What Is A scar?
The skin is the largest organ in the body. Once an injury has occurred from either trauma, surgery, a burn or a sports injury, the healing process begins and scar tissue replaces normal skin. Wound healing is complex and occurs in phases.
Phase 1: Initiation
This first phase begins immediately after the injury and is completed within a few hours. During this phase, there is the formation of a blood clot. In addition, proteins in the body, called fibrin, create a matrix for reparative cells to enter the site and start the healing process.
Phase 2: Inflammatory
This phase begins soon after and new cells start to grow in order to cover the wound surface. Granulation tissue (early scar tissue) begins to form and new blood vessels start to sprout in order to nourish the reparative cells. A collagen matrix replaces the fibrin matrix and inflammatory cells enter along the wound’s new scaffold. Altering the inflammatory cells during this phase can dramatically improve the appearance of a scar.
Phase 3: Remodeling
This is the last phase of wound healing. A strong type of collagen slowly replaces the blood vessels and reparative cells. Specific cells, called myofibroblasts, remain in this collagen matrix and contract, which ultimately leads to a decrease in the size of the scar. Reparative cells continue to enter and survey the scar for months and even years after the injury, which is why scars tend to look better at 1 year than at 1 month.
The wound environment changes dramatically during the course of healing and the formation and appearance of a scar is directly related to the events described above.
Types Of Scars
Acne Scar. Acne is a skin disease that causes the eruption of pimples, pustules, blackheads and whiteheads. When the dermis becomes inflamed, this can leave scarring that often appears as reddish/purple lesions that are either raised to depressed.
Burn Scar. These scars typically appear after burns from chemicals, heat, fire, steam, or hot liquids. There are various ‘degrees’ of burns:
- First degree burn refers to mild burning that injures just the top layer of skin. This may be caused by sun exposure, friction, hot water, or steam and causes the skin to be red, swollen, and itchy.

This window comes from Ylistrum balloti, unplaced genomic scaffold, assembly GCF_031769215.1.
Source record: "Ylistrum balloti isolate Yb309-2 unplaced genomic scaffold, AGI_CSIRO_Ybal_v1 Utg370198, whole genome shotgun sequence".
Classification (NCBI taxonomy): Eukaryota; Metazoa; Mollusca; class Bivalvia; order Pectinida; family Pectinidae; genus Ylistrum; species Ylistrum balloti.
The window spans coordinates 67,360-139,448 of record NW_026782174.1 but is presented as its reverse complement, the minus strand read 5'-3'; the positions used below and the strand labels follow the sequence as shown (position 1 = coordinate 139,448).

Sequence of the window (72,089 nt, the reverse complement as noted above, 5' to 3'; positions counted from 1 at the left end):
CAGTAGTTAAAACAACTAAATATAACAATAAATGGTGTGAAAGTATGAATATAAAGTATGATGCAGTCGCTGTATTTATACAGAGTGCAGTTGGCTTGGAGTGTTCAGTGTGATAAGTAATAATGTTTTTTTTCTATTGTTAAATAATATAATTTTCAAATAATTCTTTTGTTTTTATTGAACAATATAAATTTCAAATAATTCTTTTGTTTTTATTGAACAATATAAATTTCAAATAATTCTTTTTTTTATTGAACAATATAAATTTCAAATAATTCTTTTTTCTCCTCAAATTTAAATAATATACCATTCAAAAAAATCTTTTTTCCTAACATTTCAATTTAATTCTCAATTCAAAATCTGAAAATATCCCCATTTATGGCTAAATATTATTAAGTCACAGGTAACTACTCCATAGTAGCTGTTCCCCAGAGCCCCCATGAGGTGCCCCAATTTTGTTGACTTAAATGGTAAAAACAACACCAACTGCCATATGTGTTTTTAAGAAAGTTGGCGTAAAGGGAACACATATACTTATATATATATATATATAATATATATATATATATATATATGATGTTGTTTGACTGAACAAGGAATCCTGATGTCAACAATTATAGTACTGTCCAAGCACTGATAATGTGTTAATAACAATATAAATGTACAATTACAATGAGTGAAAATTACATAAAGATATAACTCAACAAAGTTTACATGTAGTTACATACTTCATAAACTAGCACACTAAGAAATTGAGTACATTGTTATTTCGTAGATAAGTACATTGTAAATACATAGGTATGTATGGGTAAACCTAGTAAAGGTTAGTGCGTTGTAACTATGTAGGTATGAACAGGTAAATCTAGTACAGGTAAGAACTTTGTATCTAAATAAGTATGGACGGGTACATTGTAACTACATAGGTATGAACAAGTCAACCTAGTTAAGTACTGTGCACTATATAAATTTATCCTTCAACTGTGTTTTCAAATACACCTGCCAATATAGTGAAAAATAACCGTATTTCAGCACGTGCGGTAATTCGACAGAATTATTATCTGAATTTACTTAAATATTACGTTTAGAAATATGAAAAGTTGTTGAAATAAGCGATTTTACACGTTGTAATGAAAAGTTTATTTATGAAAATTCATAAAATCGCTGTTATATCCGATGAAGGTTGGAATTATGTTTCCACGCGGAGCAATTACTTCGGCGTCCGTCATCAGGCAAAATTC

- Second degree burns are more serious and result in injury to the top layer of skin and tissues. This is often caused by hot flames, severe sun burns, and hot liquids. Second degree burns cause blisters on the skin.
- A third degree burn is the most serious type of burn and causes injury to all layers of the skin (epidermas, dermis, and subcutaneous fat). The skin can be severely blistered with large welts and appear white and leathery. Third degree burns are typically the result of catastrophes with fire, chemical explosives, or electricity.
Keloid. Smooth, thickened, overgrowth of scar tissue that builds up after an injury has healed.
Post-Surgical Scar. After surgery, the incision heals and can leave a scar that is raised and dark reddish in color. The site of the surgical incision and post-surgical treatment plan will determine how noticeable the scar is after surgery. Common post-surgical scars that patients often want to fade or ‘go away’ include those resulting from a c-section, tummy tuck or abdominoplasty, breast augmentation, cancer reconstruction, and facial surgery.
Wound Scar. A wound scar can be the result of an abrasion or cut in the skin. Most commonly, these arise after a fall injury and oftentimes occur on the face or extremities. Other wound scars can be caused by minor cuts/incisions in the skin that require stitches (sutures or dermabond).